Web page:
This year’s Atlantic hurricane season, which starts tomorrow and ends on Nov. 30, is expected to be “near-normal,” according to climate forecasters with the National Weather Service and National Oceanic and Atmospheric Administration.
The federal agencies are forecasting 12 to 17 total named storms this year, which bring winds of 39 mph or higher, according to a release issued by the NOAA last week. Of those, five to nine could become hurricanes (winds of 74 mph or higher), including one to four major hurricanes (winds of 111 mph or higher). NOAA has a 70% confidence in these ranges, according to the release.
There are no tropical cyclones in the Atlantic at this time, according to the National Hurricane Center.
“The upcoming Atlantic hurricane season is expected to be less active than recent years, due to competing factors — some that suppress storm development and some that fuel it — driving this year’s overall forecast for a near-normal season,” the release states.
The NOAA predicts a 40% chance of a near-normal season, a 30% chance of an above-normal season and a 30% chance of a below-normal season, according to the release. An average hurricane season, according to the NOAA, has 14 named storms, which includes seven hurricanes and three major hurricanes.
Additionally, the NOAA scientists predict a high potential for the development of El Niño — a climate pattern in the Pacific Ocean which can suppress Atlantic hurricane activity — to develop this summer.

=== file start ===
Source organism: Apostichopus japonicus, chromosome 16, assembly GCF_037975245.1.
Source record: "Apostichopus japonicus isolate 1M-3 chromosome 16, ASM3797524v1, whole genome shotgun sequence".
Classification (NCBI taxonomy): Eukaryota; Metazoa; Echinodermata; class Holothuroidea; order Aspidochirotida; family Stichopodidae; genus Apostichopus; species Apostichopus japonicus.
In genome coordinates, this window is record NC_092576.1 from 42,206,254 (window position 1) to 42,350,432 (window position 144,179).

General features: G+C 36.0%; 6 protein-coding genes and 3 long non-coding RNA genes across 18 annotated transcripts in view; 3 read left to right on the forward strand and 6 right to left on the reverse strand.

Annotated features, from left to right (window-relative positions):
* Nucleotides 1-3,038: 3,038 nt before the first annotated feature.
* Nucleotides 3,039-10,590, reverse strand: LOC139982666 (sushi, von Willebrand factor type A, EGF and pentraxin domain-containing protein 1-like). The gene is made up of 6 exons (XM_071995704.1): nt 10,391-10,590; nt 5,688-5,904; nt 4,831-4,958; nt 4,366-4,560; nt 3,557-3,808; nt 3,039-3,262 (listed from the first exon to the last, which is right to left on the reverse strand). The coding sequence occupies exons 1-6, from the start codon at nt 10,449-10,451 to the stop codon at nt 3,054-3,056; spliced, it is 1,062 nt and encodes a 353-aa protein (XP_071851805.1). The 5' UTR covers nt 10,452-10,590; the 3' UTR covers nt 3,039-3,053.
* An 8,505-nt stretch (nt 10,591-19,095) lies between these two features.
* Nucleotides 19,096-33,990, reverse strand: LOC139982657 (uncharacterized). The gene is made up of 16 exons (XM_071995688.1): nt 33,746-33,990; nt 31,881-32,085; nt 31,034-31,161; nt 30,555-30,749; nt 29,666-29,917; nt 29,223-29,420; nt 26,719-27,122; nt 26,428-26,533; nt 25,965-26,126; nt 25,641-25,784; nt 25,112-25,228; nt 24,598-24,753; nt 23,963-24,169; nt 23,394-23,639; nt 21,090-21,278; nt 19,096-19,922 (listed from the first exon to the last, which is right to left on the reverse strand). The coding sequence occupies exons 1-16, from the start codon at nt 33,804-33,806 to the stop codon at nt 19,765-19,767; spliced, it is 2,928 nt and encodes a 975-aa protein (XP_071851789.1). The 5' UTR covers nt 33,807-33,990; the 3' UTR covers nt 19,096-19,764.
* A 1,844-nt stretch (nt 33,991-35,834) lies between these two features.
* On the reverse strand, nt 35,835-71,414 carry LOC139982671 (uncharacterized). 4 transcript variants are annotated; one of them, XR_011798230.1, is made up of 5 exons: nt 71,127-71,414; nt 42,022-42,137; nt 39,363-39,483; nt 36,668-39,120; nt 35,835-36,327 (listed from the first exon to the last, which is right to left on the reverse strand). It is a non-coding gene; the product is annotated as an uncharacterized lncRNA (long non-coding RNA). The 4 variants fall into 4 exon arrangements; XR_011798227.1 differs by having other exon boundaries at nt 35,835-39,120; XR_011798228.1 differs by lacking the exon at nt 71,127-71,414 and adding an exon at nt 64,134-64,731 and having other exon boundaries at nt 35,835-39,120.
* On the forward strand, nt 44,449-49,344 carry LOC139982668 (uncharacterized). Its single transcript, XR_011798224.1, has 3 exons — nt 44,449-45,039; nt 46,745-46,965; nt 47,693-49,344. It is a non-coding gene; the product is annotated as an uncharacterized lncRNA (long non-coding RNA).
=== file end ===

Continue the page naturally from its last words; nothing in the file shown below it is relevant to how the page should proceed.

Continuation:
This year’s Atlantic cyclone names, selected by the World Meteorological Organization, are: Arlene, Bret, Cindy, Don, Emily, Franklin, Gert, Harold, Idalia, Jose, Katia, Lee, Margot, Nigel, Ophelia, Philippe, Rina, Sean, Tammy, Vince and Whitney.
The 2022 season, although first predicted to be the seventh-straight above-average hurricane season, ended as a near-average season with 14 named storms, including eight hurricanes and two major hurricanes. Three hurricanes made landfall along the coast of the mainland United States. The season did, however, end up being the most destructive and costly in history, mostly due to Hurricane Ian, a category 4 storm tied for the fifth-strongest hurricane ever to make landfall in the U.S.. Ian was responsible for over 150 direct and indirect deaths and over $112 billion in damages, according to a National Hurricane Center report.
For information about how to prepare for a hurricane and what to do when one is threatening the region, see the National Hurricane Preparedness page from NOAA.
The survival of local journalism depends on your support.
We are a small family-owned operation. You rely on us to stay informed, and we depend on you to make our work possible. Just a few dollars can help us continue to bring this important service to our community.
Support RiverheadLOCAL today.